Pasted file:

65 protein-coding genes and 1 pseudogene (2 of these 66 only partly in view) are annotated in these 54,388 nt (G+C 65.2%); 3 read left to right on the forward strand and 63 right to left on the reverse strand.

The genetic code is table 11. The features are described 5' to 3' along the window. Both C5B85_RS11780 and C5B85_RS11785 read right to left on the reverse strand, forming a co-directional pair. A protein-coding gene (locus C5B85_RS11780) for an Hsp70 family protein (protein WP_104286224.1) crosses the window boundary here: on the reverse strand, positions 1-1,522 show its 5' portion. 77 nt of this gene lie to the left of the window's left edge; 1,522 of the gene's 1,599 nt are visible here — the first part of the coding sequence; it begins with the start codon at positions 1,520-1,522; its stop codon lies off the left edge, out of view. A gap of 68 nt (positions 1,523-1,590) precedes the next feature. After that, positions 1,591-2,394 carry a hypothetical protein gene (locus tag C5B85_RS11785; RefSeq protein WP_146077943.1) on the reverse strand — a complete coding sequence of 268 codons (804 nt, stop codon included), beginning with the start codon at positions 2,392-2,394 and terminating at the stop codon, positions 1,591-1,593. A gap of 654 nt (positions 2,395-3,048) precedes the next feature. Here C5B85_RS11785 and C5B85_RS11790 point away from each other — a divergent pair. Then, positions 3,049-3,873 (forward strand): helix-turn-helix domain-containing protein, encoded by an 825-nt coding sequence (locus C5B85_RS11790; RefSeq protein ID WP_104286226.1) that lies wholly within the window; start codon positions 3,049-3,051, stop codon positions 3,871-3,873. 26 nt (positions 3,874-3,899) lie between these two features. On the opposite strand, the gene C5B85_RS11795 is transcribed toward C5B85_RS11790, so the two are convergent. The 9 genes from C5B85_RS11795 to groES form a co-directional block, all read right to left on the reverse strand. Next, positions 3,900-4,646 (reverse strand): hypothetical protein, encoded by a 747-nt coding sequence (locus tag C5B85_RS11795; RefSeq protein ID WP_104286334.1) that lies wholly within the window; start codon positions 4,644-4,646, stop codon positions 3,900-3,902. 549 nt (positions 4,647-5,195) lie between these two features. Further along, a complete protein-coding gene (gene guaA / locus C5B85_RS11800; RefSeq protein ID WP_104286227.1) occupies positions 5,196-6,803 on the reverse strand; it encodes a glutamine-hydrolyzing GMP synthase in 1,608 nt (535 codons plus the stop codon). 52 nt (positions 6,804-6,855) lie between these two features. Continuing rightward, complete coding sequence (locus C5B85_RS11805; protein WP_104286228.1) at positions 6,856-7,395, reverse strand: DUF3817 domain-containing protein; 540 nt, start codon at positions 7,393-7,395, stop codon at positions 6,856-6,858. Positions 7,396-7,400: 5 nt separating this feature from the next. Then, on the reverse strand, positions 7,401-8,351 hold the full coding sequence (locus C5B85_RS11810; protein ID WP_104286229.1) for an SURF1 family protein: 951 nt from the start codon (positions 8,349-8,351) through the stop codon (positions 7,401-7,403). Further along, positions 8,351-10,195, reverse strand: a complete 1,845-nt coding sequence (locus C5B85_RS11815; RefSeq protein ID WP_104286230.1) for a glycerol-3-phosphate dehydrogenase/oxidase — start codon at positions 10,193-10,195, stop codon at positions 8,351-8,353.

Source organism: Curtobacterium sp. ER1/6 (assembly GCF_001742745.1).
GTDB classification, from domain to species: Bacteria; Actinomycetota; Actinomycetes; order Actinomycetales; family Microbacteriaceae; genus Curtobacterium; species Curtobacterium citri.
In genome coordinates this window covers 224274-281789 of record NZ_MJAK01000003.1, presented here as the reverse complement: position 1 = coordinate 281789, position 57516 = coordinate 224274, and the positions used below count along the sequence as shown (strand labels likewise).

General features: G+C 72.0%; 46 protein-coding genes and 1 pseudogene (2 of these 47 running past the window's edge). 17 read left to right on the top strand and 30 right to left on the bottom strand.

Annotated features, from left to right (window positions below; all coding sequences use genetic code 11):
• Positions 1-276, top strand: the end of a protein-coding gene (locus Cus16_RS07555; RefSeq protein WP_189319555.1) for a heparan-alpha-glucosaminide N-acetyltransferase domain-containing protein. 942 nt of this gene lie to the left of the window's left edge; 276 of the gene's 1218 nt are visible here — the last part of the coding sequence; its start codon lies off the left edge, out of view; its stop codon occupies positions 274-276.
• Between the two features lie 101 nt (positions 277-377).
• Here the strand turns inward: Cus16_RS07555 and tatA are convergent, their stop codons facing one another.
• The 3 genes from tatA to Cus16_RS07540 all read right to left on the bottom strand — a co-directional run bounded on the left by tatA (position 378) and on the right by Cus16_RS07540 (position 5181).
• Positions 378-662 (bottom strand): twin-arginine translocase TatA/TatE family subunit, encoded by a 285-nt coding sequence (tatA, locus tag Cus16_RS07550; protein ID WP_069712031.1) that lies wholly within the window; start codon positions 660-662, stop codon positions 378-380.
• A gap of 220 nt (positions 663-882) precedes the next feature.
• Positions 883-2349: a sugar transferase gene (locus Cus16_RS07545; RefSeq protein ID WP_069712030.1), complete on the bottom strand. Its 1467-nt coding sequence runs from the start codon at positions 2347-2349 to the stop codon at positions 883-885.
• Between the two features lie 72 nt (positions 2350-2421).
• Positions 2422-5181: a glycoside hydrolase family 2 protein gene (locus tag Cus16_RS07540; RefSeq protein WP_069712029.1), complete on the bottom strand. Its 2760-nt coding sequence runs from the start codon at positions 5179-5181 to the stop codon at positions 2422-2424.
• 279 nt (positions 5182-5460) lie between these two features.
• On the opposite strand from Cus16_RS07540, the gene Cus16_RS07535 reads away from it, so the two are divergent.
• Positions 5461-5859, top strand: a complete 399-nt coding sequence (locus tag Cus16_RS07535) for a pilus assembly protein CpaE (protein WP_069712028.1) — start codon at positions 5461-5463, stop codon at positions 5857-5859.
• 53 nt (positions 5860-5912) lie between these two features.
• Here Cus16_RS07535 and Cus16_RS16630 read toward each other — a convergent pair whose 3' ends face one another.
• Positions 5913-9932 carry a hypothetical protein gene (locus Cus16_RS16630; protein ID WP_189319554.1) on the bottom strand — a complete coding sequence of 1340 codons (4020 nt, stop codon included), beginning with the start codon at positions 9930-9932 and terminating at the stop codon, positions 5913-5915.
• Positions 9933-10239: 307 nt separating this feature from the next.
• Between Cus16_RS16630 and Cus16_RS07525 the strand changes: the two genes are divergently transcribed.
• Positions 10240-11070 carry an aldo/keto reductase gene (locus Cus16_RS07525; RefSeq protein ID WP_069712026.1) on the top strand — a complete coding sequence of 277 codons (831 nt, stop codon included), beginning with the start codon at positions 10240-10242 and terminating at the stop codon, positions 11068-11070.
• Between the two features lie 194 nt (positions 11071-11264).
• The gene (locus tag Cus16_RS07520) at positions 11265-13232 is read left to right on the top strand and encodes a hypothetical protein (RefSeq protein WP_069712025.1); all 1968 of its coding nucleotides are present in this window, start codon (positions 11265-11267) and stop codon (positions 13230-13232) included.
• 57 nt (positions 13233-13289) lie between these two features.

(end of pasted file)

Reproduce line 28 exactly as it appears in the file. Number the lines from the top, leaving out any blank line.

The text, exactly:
• 57 nt (positions 13233-13289) lie between these two features.